COOPER: You thought that there would be some sort of legal repercussion if you didn't sign it.

DANIELS: Correct. As a matter of fact, the exact sentence used was, they can make your life hell in many different ways.

COOPER: They being?

DANIELS: I'm not exactly sure who they were. I believe it to be Michael Cohen.

(END VIDEO CLIP)

SIDNER: So we have heard from her former manager's attorney and her former attorney who said he would like to talk about this, saying that he denies that he ever pressured her but he is under attorney-client privilege at this point and can't unless she allows him to do so -- John.

BERMAN: You know, it's interesting, Sara. She talks in detail about their first encounter and talks about the sex which she says was consensual even though she also says she didn't really want to do it.

SIDNER: Yes. This was really interesting. I think culturally this will be something that's talked about among women and men, about these relationships and how there are times that some women will say, look, I didn't really want to do it but I did it because I felt like I have made the mistake of actually going to the hotel room. I'll let you hear her words.

(BEGIN VIDEO CLIP)

COOPER: Melania Trump had recently given birth to a son, just a few months before. Did he mention his wife or child at all in this?

[09:10:04] DANIELS: I asked and he brushed it aside, said oh, yes, yes. You know, don't worry about that. We don't even -- we have separate rooms and stuff.

COOPER: And you had sex with him.

DANIELS: Yes.

COOPER: You were 27, he was 60. Were you physically attracted to him?

DANIELS: No.

COOPER: Not at all?

DANIELS: No.

COOPER: Did you want to have sex with him?

DANIELS: No, but I didn't -- I didn't say no. I'm not a victim. I'm not --

COOPER: It was entirely consensual?

DANIELS: Oh, yes. Yes.

COOPER: You work in an industry where condom use is an issue. Did he use a condom?

DANIELS: No.

(END VIDEO CLIP)

SIDNER: Now you'll remember that the same information came from Karen McDougal who also detailed the fact that she had sex with the president and that he did not the use protection. And these patterns we're seeing over and over again, there are quite a few details that are very much the same between what Stormy Daniels has said about her relationship with Donald Trump and what Karen McDougal who was also suing to tell her story has said about her relationship with Donald Trump.

I do want to get into, though, before all this happened, there were certainly flirting going on and here's how Stephanie Clifford, a.k.a. Stormy Daniels, described what happened when she went up to the hotel room.

(BEGIN VIDEO CLIP)

DANIELS: He was like, have you seen my new magazine?

COOPER: He was showing you his own picture on the cover up of the magazine.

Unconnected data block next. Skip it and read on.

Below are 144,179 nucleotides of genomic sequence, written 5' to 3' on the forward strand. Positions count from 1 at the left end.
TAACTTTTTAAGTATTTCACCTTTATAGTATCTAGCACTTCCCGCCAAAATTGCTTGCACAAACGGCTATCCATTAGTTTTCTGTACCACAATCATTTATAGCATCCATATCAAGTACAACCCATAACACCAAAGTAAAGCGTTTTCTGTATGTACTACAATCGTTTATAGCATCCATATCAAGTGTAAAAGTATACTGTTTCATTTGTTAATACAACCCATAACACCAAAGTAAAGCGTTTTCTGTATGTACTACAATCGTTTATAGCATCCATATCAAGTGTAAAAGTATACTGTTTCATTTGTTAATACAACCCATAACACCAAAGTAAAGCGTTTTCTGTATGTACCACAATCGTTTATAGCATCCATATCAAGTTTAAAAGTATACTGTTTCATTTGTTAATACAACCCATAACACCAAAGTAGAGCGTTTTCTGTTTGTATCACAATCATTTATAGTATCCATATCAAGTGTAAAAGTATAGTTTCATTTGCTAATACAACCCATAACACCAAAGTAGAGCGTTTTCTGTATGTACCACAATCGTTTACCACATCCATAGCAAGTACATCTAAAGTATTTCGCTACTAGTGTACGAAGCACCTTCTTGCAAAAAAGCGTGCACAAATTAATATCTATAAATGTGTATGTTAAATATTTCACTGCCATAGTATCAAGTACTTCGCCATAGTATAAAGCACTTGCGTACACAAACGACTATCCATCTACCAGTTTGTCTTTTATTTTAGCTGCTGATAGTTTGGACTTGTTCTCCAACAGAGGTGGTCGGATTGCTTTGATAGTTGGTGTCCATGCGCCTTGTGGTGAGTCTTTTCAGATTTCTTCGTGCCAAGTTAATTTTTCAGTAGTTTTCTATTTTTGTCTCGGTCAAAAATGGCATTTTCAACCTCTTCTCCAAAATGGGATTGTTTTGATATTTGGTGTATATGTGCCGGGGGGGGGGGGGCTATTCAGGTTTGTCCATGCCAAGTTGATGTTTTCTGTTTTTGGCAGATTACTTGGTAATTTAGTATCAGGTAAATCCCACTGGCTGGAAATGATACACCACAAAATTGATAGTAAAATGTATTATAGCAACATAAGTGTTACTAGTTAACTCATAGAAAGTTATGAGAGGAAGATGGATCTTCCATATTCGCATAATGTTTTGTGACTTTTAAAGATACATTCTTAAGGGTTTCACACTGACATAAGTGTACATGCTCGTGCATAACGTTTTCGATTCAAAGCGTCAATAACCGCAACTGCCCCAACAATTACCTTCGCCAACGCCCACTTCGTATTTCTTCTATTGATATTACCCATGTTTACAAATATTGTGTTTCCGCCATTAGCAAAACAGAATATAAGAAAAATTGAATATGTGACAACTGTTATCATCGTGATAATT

DANIELS: Right. Right. And so, like, does this normally work for you? And he looked very taken back, like he didn't really understand what I was saying. Just, you know, talking about yourself normally work? And I was like someone should take that magazine and spank you with it. And I said, you know, give me that. And I told him, you wouldn't? Hand it over. And so he did and I was like, turn around. Drop them.

COOPER: You told Donald Trump to turn around and take off his pants?

DANIELS: Yes.

COOPER: And did he?

DANIELS: Yes.

(END VIDEO CLIP)

SIDNER: Now it's important to note here, you know, when you're watching this, a lot of folks saying, look, she seems credible but what she says on camera and what she's talking about has to be backed up by evidence when it comes to any potential legal issue with him or the federal elections commission on campaign finance laws, that will all have to be proven in court if a case goes forward and that will require hard evidence -- John.

BERMAN: All right. Sara Sidner covering this for us. Thank you very much.

As we said there was a lot in that interview but now her lawyer says there is much, much more.

(BEGIN VIDEO CLIP)

MICHAEL AVENATTI, STORMY DANIELS' LAWYER: Suffice it to say we have a lot of evidence in this case.

(END VIDEO CLIP)

BERMAN: Plus, one of the president's friends says brace for new changes in the administration. Could a Cabinet secretary be in jeopardy?

And these kids not done marching just yet. They're going 50 miles more right to the hometown of House Speaker Paul Ryan. Stay with us.

(COMMERCIAL BREAK)

[09:16:25]

JOHN BERMAN, CNN ANCHOR: All right. The breaking news just moments ago, the White House announced that the United States is expelling 60 Russian diplomats from the United States. Most will come from the Russian embassy here but also from the United Nations as well. This is in response to the poisoning of a former Russian double agent in the United Kingdom and several other NATO allies of the U.K. and U.S. are taking similar actions as well.

Our Kaitlan Collins live at the White House. And Kaitlan, you have some information about how this decision was made.